'AHS' Star Jamie Brewer Knows She's Badass and Won't Apologize for it

Jamie tells us about owning her accomplishments, including her acting career and strides in the Down syndrome community.

Jamie Brewer is making history and what's better is that she totally effing owns it. The 30-year-old has not only earned her stripes as a cherished MVP of the American Horror Story franchise, but she became the first-ever woman with Down syndrome to walk in New York Fashion Week in February. This month, she'll claim her title as a recipient of the Quincy Jones Exceptional Advocacy Award by the Global Down Syndrome Foundation. Luckily, her hard work isn't going unnoticed.

VH1 spoke with the star at the AHS fan art collection at Hero Complex Gallery in LA over the weekend, and while she gushed about her experiences on the show so far and working with icons like Jessica Lange, Kathy Bates, and Angela Basset-who she says are "legends in their own way"-we're looking at her and see a legend in the making, if not one already. What's amazing is that she kind of knows it, too.

As a fan of the show, which season would be your favorite?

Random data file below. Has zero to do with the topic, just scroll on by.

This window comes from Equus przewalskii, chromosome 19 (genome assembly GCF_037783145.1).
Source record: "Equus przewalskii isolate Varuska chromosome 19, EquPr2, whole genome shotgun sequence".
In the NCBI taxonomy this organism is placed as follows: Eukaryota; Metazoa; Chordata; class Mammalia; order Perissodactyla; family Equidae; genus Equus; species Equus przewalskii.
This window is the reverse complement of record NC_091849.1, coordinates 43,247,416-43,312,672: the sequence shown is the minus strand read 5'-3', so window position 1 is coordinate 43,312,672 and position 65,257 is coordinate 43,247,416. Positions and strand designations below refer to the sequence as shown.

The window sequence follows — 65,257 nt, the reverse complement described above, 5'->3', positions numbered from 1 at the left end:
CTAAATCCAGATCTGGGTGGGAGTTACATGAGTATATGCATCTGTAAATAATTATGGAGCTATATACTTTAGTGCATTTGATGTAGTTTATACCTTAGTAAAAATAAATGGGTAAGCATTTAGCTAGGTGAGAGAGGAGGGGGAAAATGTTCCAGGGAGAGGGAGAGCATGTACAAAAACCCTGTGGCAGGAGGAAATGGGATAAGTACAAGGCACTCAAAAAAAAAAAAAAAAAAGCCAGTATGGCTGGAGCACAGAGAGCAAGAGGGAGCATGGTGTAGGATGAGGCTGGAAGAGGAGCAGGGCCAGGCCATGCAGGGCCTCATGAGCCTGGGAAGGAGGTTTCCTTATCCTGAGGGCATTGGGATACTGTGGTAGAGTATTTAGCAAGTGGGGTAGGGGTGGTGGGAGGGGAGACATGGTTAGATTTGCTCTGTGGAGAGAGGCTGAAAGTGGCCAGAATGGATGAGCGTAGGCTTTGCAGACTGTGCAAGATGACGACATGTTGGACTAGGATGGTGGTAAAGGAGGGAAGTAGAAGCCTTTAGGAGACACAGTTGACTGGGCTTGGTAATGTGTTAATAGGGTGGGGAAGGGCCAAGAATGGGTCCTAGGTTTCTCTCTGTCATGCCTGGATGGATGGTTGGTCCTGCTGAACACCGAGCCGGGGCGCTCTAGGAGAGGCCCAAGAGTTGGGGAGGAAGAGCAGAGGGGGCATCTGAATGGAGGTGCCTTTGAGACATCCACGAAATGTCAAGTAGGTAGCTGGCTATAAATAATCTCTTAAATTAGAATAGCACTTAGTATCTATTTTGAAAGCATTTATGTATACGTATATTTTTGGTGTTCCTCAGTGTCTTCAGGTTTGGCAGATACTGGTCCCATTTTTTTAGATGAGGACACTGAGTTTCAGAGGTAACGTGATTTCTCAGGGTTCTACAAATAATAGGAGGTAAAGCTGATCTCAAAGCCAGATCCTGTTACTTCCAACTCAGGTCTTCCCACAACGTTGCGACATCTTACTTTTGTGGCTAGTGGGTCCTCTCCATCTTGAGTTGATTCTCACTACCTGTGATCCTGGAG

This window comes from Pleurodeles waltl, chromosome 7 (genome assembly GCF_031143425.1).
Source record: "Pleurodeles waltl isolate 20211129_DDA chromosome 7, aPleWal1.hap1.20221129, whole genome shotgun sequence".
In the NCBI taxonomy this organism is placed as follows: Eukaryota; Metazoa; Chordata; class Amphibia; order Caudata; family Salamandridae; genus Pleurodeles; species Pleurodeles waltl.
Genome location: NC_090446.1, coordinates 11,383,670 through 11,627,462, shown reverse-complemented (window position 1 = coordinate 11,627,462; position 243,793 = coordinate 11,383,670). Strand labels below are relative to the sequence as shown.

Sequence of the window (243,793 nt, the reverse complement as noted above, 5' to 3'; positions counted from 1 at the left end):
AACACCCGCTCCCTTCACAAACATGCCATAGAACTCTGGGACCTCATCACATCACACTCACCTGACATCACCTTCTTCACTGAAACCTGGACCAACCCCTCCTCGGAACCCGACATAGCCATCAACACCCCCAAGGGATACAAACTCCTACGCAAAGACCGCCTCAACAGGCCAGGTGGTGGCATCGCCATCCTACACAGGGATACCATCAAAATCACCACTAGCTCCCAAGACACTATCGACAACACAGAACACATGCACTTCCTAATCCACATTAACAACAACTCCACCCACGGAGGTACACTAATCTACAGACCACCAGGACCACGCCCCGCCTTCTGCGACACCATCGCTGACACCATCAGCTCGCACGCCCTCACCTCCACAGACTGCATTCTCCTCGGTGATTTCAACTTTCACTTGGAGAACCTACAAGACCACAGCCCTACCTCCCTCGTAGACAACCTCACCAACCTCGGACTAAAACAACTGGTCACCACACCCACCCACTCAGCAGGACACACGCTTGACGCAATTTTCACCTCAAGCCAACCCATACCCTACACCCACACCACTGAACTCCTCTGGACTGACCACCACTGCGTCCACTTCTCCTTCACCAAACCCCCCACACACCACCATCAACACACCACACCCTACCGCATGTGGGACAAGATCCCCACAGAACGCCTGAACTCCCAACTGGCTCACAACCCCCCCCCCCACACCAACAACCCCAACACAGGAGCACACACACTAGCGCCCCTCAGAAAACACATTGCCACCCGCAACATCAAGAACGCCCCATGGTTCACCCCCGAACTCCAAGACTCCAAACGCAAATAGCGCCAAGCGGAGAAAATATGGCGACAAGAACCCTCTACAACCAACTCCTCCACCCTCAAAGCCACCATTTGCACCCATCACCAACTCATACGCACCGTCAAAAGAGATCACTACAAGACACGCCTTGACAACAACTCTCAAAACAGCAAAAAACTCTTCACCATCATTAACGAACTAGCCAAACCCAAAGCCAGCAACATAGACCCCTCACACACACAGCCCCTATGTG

The first season. Certain things about it I could relate to. I don't relate to any of the seasons, but [in season one], there were certain things like the mother-daughter bond.

Jessica Lange was your on-screen mom. What was she like on set?

Incredible. She's amazing, she really is. When you talk about inspiration, I draw inspiration from life. The people that I work with. Everyone I've worked with-in my eyes-they are mentors and heroes. The crew, the cast, the directors. One of the biggest life lessons I live by is from Akeelah and the Bee, when Angela Basset says, "Wherever you look, you have fifty-thousand coaches." Coaches are people who are close to you, who you call family.

What's a memory from set of all seasons that will always stay with you?

The environment. [It's] warm, comforting, very supportive.

Will we see you in AHS: Hotel?

Possibly. I don't fully know, it depends. I really want to be.

What does being a freak mean to you?

For me, the word "freak" [means] we all think alike. At heart, we are all the same.

If you're not a freak in some way, you're missing out.

In certain perspectives, sometimes you can miss out.

What is the most touching thing a fan has ever said to you?

Recently, actually. There was a lady who worked as a psychiatrist and said: "Do you know how many people you affect?" Whenever I hear that, there's a part of me that knows what I'm doing is my destiny.

What mark do you hope to leave on the world?

I was the first woman with Down syndrome to walk in New York Fashion Week. I was proud of that. For future individuals [who] are turning into their craft: find the heart. No matter what. I want to reach a wide variety of people.

What or who inspires you?

The people around me. Family. And I go to the voice from within.

As a little girl, did you always know you'd be doing this?

It was a total shock in getting there. But honestly, it's who I am.

Do you feel badass, proud, accomplished?

[Laughs] That's a good way of saying it.